An observational and numerical study of an intense landfalling Cold Front along the northwest coast of the United States during COAST IOP 2

F. C. Chien, C. F. Mass, P. J. Neiman

Research output: Contribution to journalArticle

13 Citations (Scopus)


This paper presents an observational and numerical study of an intense wintertime cold front that made landfall along the northwest coast of the United States during IOP 2 (3-4 Dec 1993) of the Coastal Observation and Simulation with Topography experiment. Observations suggest that the offshore frontal zone was associated with two transitions: The first characterized by a substantial temperature gradient, a nearly vertically oriented wind shift from southwesterly ahead to westerly behind, and a convective rainband, while the second transition had a slantwise wind shift zone from westerly ahead to northwesterly behind. The frontal zone was quite narrow (∼5 km wide) and nearly vertical below 850 mb, and its width increased by 1-2 orders of magnitude above 850 mb. Well before the frontal landfall, low-level flow to the west of the Olympics was associated with geostrophic balance in the cross-shore direction and downgradient acceleration in the alongshore direction, which contributed to the formation of strong coastal southerlies roughly within ∼130 km off the coast. The front started weakening approximately 80 km upstream from the coast. As the front moved closer to the coast, the westerly wind component decreased toward the coastline, which was contributed by both an offshore-directed pressure gradient force and friction as suggested by the force balance result. During landfall, the thermal evolution indicated that the low-level front was delayed by the Olympics, while it could advance farther inland to the north and to the south. Over the water of the Strait of Juan de Fuca the front maintained its integrity at low levels and its thermal gradient even increased as a result of tilting effect, in contrast to the distinct weakening over land. After the frontal landfall, strong northwesterly flow behind the front was greatly modified by the mountains: Winds over the ocean were forced to turn into more westerly, and winds over the barrier were substantially disturbed.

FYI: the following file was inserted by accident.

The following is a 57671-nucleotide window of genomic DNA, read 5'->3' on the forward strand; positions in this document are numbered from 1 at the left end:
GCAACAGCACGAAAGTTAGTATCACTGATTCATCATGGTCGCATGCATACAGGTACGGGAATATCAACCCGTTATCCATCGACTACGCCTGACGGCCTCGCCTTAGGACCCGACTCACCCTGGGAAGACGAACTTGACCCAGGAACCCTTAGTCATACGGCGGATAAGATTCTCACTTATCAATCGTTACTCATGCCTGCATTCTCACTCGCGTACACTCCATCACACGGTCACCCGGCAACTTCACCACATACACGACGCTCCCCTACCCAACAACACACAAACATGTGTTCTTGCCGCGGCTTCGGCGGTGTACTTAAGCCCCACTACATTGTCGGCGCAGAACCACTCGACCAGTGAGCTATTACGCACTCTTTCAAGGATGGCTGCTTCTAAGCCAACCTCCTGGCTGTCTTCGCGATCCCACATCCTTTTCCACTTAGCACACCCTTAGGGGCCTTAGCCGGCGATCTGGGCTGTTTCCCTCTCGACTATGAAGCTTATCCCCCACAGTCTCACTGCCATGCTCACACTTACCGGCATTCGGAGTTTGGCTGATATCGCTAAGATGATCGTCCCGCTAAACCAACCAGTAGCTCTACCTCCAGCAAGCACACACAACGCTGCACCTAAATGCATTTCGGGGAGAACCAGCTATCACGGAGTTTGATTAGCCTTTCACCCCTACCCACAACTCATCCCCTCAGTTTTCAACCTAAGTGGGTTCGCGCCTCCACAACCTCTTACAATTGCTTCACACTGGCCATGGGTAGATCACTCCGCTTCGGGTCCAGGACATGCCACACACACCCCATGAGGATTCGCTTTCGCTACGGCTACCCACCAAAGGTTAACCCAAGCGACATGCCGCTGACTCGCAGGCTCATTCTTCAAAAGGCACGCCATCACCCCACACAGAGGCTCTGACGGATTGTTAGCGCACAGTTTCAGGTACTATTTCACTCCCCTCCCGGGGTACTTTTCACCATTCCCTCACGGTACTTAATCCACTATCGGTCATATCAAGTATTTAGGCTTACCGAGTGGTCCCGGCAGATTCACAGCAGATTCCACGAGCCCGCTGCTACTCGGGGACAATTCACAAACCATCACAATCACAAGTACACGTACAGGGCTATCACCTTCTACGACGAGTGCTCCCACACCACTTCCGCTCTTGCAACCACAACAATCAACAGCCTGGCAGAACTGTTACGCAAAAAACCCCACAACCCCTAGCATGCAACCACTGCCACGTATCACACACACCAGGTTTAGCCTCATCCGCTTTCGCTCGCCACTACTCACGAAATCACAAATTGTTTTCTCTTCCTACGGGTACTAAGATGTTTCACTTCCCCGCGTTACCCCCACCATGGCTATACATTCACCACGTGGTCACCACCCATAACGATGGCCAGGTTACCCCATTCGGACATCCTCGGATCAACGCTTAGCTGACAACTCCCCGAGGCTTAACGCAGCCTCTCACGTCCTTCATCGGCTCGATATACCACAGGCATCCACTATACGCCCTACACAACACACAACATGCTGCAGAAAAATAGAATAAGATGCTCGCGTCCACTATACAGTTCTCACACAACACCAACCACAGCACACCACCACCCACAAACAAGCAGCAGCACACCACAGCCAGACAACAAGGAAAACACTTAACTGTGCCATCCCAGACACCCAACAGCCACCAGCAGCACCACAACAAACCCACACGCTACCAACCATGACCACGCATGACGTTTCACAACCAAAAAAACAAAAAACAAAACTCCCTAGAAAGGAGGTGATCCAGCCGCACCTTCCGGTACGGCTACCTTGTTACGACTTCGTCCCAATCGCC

Original languageEnglish
Pages (from-to)934-955
Number of pages22
JournalMonthly Weather Review
Issue number5
Publication statusPublished - 2001 May


ASJC Scopus subject areas

  • Atmospheric Science

Cite this